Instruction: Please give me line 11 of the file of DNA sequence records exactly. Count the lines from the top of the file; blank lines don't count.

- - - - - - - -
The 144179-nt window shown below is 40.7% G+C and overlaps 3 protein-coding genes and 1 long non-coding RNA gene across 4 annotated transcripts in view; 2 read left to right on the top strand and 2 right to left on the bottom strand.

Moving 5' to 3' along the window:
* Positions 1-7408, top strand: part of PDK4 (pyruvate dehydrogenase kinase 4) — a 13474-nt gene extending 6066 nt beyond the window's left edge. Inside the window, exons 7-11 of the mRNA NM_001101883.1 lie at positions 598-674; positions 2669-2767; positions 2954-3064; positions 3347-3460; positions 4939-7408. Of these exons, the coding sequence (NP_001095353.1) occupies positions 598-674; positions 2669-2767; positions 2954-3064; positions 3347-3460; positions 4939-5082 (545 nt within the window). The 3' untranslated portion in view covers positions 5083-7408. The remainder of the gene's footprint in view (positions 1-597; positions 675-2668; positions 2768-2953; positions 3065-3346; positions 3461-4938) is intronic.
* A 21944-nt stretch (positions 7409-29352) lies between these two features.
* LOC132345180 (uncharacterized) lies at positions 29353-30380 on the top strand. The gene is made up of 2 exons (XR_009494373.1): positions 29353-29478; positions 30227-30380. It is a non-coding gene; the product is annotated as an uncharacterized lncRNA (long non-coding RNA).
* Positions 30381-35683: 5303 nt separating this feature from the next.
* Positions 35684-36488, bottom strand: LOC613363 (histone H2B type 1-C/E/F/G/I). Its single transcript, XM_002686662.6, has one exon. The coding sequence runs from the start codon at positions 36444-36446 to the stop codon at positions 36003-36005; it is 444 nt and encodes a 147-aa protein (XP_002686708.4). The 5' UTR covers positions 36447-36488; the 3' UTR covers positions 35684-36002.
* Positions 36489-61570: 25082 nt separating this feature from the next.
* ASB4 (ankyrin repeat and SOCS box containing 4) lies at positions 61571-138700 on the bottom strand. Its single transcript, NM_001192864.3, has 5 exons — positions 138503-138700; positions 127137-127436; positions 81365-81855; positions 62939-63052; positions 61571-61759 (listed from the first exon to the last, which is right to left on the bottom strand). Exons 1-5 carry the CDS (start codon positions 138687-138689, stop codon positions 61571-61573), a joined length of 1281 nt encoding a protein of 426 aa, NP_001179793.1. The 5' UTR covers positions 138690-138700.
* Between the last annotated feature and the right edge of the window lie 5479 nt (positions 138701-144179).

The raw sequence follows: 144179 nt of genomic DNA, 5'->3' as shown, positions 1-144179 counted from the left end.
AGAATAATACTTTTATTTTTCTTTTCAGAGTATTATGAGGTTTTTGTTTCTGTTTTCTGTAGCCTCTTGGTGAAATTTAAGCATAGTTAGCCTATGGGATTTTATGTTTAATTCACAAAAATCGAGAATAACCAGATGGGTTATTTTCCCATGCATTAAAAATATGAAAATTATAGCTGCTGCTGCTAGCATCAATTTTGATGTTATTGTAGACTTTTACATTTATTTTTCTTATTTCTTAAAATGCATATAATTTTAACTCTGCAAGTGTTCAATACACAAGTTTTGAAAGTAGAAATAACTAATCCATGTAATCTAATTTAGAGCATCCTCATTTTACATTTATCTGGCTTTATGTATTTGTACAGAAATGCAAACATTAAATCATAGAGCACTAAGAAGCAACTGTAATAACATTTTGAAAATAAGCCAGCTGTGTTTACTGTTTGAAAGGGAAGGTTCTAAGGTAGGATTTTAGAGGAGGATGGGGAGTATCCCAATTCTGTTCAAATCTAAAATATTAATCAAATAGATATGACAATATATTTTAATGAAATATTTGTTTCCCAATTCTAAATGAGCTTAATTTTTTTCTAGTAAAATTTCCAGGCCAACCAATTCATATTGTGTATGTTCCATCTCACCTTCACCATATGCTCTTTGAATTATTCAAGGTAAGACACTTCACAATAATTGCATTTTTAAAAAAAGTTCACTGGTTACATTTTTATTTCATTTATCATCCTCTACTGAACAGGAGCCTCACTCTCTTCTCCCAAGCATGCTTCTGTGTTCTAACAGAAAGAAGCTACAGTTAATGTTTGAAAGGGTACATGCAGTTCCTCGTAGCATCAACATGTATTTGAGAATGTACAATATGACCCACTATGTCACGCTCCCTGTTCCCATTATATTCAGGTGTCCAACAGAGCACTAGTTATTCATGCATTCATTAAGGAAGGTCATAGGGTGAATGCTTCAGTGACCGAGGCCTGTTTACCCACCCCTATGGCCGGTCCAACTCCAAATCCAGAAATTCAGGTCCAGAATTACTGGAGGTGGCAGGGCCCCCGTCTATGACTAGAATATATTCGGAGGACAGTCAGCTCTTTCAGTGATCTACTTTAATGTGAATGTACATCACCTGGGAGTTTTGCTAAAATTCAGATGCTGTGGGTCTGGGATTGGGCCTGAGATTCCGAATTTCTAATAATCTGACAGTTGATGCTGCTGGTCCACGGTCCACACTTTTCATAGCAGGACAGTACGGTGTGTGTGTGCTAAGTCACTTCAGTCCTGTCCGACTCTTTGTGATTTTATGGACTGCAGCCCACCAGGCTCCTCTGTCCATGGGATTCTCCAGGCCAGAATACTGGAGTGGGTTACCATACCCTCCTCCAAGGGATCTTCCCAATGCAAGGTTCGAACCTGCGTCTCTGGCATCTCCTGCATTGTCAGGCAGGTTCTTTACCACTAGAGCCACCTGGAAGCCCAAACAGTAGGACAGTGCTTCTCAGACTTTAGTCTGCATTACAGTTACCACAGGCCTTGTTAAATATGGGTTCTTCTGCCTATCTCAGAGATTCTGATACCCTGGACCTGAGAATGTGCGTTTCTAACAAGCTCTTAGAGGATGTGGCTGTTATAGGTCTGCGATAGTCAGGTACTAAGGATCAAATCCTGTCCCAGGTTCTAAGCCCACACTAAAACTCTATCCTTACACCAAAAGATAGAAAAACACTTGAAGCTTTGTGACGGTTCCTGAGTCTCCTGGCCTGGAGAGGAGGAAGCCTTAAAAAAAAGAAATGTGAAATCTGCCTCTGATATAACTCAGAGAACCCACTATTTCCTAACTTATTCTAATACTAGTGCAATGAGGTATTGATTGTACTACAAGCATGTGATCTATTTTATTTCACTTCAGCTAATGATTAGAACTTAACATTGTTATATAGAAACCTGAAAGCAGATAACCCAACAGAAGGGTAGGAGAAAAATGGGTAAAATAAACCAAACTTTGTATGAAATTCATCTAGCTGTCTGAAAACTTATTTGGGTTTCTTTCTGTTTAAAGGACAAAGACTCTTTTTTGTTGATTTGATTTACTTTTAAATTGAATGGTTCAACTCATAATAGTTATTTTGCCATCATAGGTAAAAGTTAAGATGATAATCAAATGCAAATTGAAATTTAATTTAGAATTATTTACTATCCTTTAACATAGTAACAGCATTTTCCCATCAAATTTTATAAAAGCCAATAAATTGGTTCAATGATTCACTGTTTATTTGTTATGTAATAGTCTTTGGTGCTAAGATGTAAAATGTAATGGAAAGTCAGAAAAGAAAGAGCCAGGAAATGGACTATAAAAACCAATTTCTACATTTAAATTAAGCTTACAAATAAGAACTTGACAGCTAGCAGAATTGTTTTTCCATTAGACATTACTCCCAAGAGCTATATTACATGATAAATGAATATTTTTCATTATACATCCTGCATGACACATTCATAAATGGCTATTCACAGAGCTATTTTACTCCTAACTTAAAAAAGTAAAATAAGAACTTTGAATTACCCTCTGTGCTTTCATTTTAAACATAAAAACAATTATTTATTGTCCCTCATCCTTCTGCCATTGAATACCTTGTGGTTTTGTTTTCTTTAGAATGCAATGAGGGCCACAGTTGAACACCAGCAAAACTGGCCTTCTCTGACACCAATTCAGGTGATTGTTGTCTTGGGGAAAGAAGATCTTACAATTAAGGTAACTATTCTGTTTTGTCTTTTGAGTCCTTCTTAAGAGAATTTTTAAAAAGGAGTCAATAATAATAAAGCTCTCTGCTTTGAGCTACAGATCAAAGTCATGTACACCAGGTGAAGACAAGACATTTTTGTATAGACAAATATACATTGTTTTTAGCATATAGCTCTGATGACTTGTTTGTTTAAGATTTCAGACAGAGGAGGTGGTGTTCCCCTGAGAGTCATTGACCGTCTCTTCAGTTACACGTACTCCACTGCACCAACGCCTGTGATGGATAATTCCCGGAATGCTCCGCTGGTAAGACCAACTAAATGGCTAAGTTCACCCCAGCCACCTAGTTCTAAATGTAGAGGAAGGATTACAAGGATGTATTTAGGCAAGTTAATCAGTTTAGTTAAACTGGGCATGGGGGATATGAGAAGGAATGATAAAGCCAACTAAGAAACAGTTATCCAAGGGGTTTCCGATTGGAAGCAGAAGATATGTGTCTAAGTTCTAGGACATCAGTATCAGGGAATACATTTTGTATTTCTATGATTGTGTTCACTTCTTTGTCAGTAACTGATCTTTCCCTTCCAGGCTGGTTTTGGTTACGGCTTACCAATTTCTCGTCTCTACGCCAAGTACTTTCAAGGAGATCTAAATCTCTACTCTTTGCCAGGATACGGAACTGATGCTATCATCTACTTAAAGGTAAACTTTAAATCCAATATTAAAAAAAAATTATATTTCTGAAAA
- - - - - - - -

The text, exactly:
The raw sequence follows: 144179 nt of genomic DNA, 5'->3' as shown, positions 1-144179 counted from the left end.